Anyway, I came across these cool videos on YouTube trying to illustrate things, and it prompted me to read more about macrophages.
Here's some pathogens in the bloodstream glomming onto a white blood cell (lymphocyte? doesn't say what kind) then a pathogen getting glommed by antibodies, then eaten by a macrophage:
And here's a macrophage realizing there's a full-on alien invasion and sending out a distress signal in the form of inflammatory (put out the Bat Signal) cytokines:
Best of all, here's a neutrophil chasing a bacterium with Benny Hill music:
I think it is pretty fascinating that macrophages not only eat pathogens (and debris), they repair muscle damage, including hormetic damage such as pumping iron. Macrophages repairing damage release anti-inflammatory cytokines.
To quote Robert McLeod, a much more knowledgeable person on this subject:
If one believes that diseases of civilization (DOCs) are caused by chronic inflammation which is in turn caused by neolithic agents of disease (NADs), which I definitely do, then the role of macrophages and their cytokines becomes of vital interest.
- M1 macrophages are pro-inflammatory and fight infection. They are the classical state for macrophages that you would find described in a textbook. Primarily, they detect and fight foreign organisms (viruses, bacteria, and parasites). They are characterized by the production of pro-inflammatory cytokines, chemicals which alert the other cell types of your immune system to react and destroy the invader (as well as adjacent 'self' cells).
- M2 macrophages are anti-inflammatory and repair tissue damage. For example, when you exercise and your muscle tissue is damaged, it is M2 macrophages that infiltrate your muscle organs and affect the repairs [Tidball, 2010] after the initial M1 surge. The characteristic cytokine of M2 macrophages is interleukin-10 (IL-10), which encourages other macrophages to enter the tissue and differentiate into M2 phenotype but also discourage the attention of cyto-toxic 'killer' cells from the lymphocyte family of the immune system.
Now I'm going to add in another element, this one's more controversial, more tentative but it's been gaining a lot of traction in the last few years, that DOCs are caused by chronic infection. Robert McLeod gave a good summary of this back in 2009, and Paul Jaminet is a firm believer in this. Assuming the chronic infection theory is true, who is supposed to be gobbling up these pathogens that are hiding out in our bodies for years on end? That's right, macrophages. Now we have muscle repair, chronic inflammation, chronic disease and reality television all tied up with macrophages and cytokines.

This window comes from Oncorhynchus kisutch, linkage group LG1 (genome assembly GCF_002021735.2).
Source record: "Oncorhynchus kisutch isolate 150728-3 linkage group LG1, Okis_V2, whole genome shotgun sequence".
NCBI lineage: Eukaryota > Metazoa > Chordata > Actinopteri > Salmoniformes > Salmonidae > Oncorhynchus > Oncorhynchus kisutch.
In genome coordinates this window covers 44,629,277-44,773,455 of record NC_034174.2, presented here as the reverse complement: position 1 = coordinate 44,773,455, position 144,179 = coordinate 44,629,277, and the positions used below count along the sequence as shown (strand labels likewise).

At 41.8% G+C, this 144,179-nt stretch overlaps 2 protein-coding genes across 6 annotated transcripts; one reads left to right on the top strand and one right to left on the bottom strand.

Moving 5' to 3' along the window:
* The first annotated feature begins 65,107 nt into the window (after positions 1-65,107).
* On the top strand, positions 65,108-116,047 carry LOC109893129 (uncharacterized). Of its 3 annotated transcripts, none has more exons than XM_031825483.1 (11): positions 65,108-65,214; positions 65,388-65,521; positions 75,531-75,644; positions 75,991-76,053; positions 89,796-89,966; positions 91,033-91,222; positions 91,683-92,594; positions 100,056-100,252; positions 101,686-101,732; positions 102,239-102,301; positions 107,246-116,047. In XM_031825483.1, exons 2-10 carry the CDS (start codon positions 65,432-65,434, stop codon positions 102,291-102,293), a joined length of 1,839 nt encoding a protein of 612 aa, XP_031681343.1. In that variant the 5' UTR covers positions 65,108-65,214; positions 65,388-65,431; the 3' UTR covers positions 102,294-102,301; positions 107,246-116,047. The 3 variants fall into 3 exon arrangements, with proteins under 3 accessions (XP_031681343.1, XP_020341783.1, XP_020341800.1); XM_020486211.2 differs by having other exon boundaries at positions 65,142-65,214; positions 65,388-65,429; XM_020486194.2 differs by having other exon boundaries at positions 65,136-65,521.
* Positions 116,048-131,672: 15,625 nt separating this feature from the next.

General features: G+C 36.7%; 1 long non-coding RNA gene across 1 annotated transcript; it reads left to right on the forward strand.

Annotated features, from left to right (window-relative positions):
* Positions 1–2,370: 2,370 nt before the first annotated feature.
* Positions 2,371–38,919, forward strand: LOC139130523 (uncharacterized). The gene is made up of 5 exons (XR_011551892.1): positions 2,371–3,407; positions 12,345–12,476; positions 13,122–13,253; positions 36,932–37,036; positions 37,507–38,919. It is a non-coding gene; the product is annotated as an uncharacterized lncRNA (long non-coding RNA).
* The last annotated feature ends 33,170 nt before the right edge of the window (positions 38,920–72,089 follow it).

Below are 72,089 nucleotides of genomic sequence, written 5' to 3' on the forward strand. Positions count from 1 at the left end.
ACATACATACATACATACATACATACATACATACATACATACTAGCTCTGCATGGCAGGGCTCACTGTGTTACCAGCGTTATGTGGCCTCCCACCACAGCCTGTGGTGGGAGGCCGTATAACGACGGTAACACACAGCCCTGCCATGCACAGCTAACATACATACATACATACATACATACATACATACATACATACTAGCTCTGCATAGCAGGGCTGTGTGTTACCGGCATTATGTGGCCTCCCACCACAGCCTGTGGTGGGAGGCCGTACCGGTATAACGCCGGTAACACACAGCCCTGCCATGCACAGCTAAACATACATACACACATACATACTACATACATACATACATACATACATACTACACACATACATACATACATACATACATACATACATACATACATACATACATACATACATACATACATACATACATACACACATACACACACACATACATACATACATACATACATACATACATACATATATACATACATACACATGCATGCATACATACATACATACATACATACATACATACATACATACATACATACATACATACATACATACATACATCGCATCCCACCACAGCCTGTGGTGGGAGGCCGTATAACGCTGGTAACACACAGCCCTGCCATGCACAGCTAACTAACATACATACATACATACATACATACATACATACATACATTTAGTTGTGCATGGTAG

The differentiation of macrophages, from M1 to M2, is not all that distinct and is generally though to represent the two extremes of a continuum. My reading suggests macrophage populations can make the transition from one phenotype to the other, without die-offs. This is probably a bad thing for chronic modern diseases, in that many of the diseases that are as a result of macrophage dysfunction occur when apoptosis (programmed cell death) is impeded.First of all, I've got the chronic exercise thing totally nailed. I'm a world-class not chronic exerciser.
One of the beneficial effects of eating a diet low in inflammatory factors (e.g. fructose, wheat, smoking) is that the overall levels of pro-inflammatory hormones, such as cortisol or interferon, are low so the transition from high M1 expression to high M2 expression can occur more rapidly. I strongly suspect this is why most people who transition to the paleo-diet are much better able to put on muscle mass. As the Tidball article indicates, chronic exercise is another no-no because it doesn't give enough time for the M2 macrophages to enter and affect repairs, so the muscle is always in an inflamed state.
The ability to transition and ratio of inflamatory/anti-inflamatory (M1/M2) is apparently quite important and is likely related to the amount of NADs we eat. Oh and guess where tons of M1 macrophages belching out inflammatory cytokines love to congregate? Yeah, in fat tissue. Especially belly fat of fat people. McLeod quoting a gated article by Olefsky and Glass:
The discovery that adipose tissue from obese mice and humans is infiltrated with increased numbers of macrophages provided a major mechanistic advance into understanding how obesity propagates inflammation (4, 5). Adipose tissue contains bone marrow–derived macrophages, and the content of these macrophages tracks with the degree of obesity (4, 5, 31, 32). In some reports, greater than 40% of the total adipose tissue cell content from obese rodents and humans can be composed of macrophages, compared with ~10% in lean counterparts (32).Wow, more than 40% of fat tissue composed of macrophages screaming, "CODE RED!!!" That's a pretty stunning number. The obvious solution is to make a drug that reduces M1 macrophages to combine with the statins right? Then we'll have fixed things right and proper!